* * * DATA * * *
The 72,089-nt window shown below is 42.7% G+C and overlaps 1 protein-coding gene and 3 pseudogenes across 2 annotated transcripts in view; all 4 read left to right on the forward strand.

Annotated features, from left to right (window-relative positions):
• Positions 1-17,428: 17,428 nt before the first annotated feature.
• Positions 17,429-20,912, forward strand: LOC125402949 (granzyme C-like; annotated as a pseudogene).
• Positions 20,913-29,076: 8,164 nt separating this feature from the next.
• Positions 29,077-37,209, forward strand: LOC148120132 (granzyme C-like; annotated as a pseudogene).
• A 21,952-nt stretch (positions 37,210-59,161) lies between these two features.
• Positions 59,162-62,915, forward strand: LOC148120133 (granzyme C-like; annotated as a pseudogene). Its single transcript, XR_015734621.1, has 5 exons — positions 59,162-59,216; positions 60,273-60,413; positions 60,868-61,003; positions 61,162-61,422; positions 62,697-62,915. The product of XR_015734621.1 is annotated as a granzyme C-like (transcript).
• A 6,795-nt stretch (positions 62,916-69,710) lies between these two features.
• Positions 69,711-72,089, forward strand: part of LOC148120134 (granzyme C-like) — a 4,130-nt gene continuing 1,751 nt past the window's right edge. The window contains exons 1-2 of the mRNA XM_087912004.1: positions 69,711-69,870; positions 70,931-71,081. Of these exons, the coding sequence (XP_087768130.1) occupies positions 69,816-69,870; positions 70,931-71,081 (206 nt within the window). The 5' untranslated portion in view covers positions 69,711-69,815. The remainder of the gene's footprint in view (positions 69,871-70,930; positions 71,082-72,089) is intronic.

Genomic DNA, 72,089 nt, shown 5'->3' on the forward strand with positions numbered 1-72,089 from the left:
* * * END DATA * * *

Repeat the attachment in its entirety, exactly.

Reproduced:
The 72,089-nt window shown below is 42.7% G+C and overlaps 1 protein-coding gene and 3 pseudogenes across 2 annotated transcripts in view; all 4 read left to right on the forward strand.

Annotated features, from left to right (window-relative positions):
• Positions 1-17,428: 17,428 nt before the first annotated feature.
• Positions 17,429-20,912, forward strand: LOC125402949 (granzyme C-like; annotated as a pseudogene).
• Positions 20,913-29,076: 8,164 nt separating this feature from the next.
• Positions 29,077-37,209, forward strand: LOC148120132 (granzyme C-like; annotated as a pseudogene).
• A 21,952-nt stretch (positions 37,210-59,161) lies between these two features.
• Positions 59,162-62,915, forward strand: LOC148120133 (granzyme C-like; annotated as a pseudogene). Its single transcript, XR_015734621.1, has 5 exons — positions 59,162-59,216; positions 60,273-60,413; positions 60,868-61,003; positions 61,162-61,422; positions 62,697-62,915. The product of XR_015734621.1 is annotated as a granzyme C-like (transcript).
• A 6,795-nt stretch (positions 62,916-69,710) lies between these two features.
• Positions 69,711-72,089, forward strand: part of LOC148120134 (granzyme C-like) — a 4,130-nt gene continuing 1,751 nt past the window's right edge. The window contains exons 1-2 of the mRNA XM_087912004.1: positions 69,711-69,870; positions 70,931-71,081. Of these exons, the coding sequence (XP_087768130.1) occupies positions 69,816-69,870; positions 70,931-71,081 (206 nt within the window). The 5' untranslated portion in view covers positions 69,711-69,815. The remainder of the gene's footprint in view (positions 69,871-70,930; positions 71,082-72,089) is intronic.

Genomic DNA, 72,089 nt, shown 5'->3' on the forward strand with positions numbered 1-72,089 from the left: